What’s Really Behind the Label?

Via on Jun 9, 2010

Sweatshops and child labor are still a problem.

Especially within the garment industry. No one purposefully wants to buy items made in a place where two or more labor laws are being violated, underage children work for little or no pay, there are rarely bathroom or food breaks, and the work conditions are nothing that you or I would even tolerate for a minute.

And how the costs of what you are buying don’t really break down all that fair.  For a typical $100.00 men’s shirt, $1.80 goes to wages.  John Miller from Wheaton College, an expert in sweatshop labor, offers that “a recent survey by the National Bureau of Economic Research Found that US consumers would be willing to pay $115 for the same jacket if they knew it had not been made under sweatshop conditions.”  Not too long ago, at a large Sporting Goods Chain, the customer in front of me returned a $100.00 Denver Rockies Shirt with, what looked to be, sewn on letters.  Well, he was not too amused that the letters and the emblem on the shirt had been glued on with glue that did not work when it became wet, or got rained on.  The letters had fake stitches on them, and then had been glued on.  Wow.

Sweatshop workers are trapped in a cycle of exploitation that rarely improves their economic situation. No one should have to work  17 hour days in a third world country (even though there are definitely sweat shops here in America, too) just so that we can save a few dollars on clothes here in America.  And no one should have to work 17 hour days creating something that isn’t quality, and that isn’t something to be proud of.

Where things come from and how they are made effects quality, but also affects how the product makes you feel. Live Love Apparel from Venice, California, offers printed yoga-inspired T shirts. Sure, just like any other company, they had the opportunity to take advantage of others, and focus purely on profits.  But I think that we all know that there is much more to running a business than that.  Their mission statement says;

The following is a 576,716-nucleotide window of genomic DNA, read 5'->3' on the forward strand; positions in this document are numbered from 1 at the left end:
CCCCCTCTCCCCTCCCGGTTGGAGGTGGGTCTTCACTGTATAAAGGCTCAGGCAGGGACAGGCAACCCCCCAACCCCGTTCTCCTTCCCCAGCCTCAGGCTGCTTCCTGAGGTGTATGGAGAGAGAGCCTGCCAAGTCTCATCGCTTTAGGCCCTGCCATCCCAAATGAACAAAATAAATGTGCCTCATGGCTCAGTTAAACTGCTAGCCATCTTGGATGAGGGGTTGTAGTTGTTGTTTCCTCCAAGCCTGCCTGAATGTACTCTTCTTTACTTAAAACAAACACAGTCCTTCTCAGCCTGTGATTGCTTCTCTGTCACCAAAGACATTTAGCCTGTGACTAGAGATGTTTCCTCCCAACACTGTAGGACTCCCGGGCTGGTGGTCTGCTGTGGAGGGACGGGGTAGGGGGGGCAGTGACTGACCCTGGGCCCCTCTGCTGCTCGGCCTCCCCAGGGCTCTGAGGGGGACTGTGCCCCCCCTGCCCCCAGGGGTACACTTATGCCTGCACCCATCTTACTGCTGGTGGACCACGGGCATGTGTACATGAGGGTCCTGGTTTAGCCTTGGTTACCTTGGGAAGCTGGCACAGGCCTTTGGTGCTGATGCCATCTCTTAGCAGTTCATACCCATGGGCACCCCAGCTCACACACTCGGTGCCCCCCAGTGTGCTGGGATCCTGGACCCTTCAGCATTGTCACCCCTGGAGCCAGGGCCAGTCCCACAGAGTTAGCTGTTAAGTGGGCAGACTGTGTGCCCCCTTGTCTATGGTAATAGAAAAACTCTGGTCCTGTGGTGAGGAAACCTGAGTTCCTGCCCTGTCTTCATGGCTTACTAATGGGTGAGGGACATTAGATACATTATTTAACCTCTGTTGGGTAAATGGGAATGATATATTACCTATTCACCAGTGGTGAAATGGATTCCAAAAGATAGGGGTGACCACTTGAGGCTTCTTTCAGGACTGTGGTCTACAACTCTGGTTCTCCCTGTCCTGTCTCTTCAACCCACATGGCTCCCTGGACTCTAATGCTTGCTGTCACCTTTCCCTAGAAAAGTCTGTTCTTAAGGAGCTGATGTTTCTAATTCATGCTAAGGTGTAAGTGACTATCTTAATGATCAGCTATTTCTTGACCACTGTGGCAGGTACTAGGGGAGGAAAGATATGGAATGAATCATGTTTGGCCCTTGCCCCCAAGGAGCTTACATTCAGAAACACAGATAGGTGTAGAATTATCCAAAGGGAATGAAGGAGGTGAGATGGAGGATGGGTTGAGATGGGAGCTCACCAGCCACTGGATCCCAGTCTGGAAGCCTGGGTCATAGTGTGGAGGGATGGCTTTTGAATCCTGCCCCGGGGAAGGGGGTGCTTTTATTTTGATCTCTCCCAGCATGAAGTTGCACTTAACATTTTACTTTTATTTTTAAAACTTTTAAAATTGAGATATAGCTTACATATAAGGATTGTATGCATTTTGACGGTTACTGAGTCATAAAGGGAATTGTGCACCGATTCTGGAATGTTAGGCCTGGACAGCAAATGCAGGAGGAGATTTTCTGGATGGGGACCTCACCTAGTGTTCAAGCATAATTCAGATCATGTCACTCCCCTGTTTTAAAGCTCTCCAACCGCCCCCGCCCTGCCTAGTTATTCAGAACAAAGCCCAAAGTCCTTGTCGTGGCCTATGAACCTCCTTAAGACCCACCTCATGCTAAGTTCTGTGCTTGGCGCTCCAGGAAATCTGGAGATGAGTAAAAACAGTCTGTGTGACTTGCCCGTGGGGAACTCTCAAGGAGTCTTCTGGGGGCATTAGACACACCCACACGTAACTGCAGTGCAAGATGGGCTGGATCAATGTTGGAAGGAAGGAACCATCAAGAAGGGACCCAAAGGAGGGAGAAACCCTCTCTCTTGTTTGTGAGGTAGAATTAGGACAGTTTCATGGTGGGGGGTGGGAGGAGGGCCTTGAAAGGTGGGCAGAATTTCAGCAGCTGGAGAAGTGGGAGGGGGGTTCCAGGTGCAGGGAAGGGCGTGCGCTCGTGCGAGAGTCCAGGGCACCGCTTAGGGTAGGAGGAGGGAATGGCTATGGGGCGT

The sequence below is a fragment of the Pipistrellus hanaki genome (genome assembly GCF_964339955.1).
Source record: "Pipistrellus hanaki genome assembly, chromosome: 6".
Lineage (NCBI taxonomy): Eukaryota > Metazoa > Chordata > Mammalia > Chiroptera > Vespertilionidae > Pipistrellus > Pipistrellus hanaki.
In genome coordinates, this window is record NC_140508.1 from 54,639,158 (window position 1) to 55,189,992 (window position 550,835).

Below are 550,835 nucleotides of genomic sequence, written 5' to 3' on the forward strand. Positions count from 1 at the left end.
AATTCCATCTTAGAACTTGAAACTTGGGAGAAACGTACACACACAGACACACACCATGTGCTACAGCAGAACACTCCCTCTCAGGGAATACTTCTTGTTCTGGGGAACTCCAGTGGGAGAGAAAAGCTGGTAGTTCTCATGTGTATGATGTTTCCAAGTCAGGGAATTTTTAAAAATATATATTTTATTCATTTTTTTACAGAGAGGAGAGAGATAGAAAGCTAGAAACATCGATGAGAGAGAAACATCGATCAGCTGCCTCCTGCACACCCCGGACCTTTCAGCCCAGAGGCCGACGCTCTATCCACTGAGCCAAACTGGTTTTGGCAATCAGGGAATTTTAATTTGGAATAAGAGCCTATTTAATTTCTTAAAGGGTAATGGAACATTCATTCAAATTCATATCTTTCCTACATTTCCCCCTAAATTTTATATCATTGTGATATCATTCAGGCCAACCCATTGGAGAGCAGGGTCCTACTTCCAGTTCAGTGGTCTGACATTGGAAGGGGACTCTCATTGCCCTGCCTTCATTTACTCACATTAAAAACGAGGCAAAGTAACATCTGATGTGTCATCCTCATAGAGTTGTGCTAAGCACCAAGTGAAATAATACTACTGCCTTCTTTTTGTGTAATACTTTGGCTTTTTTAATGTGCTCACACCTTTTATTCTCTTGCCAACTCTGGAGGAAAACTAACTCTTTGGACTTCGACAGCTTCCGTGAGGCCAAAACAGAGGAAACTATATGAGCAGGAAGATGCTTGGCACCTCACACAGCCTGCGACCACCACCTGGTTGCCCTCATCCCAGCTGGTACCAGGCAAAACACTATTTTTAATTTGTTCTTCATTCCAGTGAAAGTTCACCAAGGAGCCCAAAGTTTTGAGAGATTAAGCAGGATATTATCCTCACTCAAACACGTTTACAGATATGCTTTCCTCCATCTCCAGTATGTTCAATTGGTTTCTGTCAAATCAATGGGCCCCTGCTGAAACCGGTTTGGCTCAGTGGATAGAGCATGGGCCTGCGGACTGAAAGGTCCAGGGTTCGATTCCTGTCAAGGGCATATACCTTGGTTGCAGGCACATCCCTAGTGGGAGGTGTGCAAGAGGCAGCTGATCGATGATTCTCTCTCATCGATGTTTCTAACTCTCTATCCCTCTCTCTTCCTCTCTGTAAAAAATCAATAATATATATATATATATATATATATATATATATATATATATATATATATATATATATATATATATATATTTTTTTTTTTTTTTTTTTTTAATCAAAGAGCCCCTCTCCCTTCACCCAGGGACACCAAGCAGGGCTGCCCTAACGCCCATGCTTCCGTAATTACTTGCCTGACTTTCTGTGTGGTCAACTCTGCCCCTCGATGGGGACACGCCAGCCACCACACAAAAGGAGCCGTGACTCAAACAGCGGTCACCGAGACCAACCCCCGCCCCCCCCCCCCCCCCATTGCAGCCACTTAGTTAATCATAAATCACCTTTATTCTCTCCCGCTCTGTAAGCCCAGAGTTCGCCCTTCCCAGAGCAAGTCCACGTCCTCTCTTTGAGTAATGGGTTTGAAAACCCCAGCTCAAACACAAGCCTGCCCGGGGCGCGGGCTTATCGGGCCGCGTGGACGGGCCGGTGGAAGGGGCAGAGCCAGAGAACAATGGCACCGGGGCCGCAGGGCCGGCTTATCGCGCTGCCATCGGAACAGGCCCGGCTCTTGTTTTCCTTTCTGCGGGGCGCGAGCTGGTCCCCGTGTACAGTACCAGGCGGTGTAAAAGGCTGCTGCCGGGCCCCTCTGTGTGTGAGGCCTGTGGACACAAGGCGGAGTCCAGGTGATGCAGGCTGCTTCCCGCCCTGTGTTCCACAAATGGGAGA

“We believe that small movements create revolutions. In order to make a positive change, we must come from a place of love. We believe that everyone can live in harmony with each other and with the earth. We believe that by pairing cutting edge, environmentally friendly clothing with a message of love and peace, we can inspire others to live an authentic life. Ambitious, yes. Can we change the world? Of course, we can.”

Couldn’t have said it better myself.

Sure, I could do a review on how cool their T shirts look.  (They rock!) But when it comes down to it, where are they made?  Who makes them?  Is it a fair and sustainable line of business?  Made with organic products, water based inks, and dignity, their products are printed in L.A. and offer a positive outlook on the world.

There are many Fair Trade and Labor Watch groups around the world now.  Some are being hired to inspect factories on behalf of their clients.  http://www.verite.org/ Or http://www.wrapcompliance.org/ offers clients pre-approved factories to work with from their database.  http://www.greenamericatoday.org/ has great information on sweat shop labor, as well.  After all, education sets you free.

On the back of one particular Sporting Goods Store’s Associate Handbook, is the phrase; “To be the #1 Sports Retailer… through the Relentless Improvement of Everything We Do.”  Hm.  Maybe that’s a little contradictory to women in El Salvador sewing their NFL jersey’s for .10 cents per jersey during a mandatory 61 to 65 hour workweek.

Improvement?  Plenty of room for it. Oh, by the way, all 12 to 15 hours of overtime for these women is unpaid.

Let us take a step back, and then maybe take a little bit of Live Love apparels advice, by staying true to the message, and to the roots.

About Amber Dehn

Amber loves yoga, pancakes and going on adventures. A business and yoga teacher, Amber enjoys writing and teaching about such things. Learn more about what she is up to her website and on the Be Bold with your Life Facebook page.

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3 Responses to “What’s Really Behind the Label?”

  1. Randall Smith says:

    Thanks for your article. Because I want to cause the least suffering possible, I have a tough time just going out and buying clothing without first researching the ethics of the company. Everyone, regardless of their socio-economic status, deserves dignity and respect.

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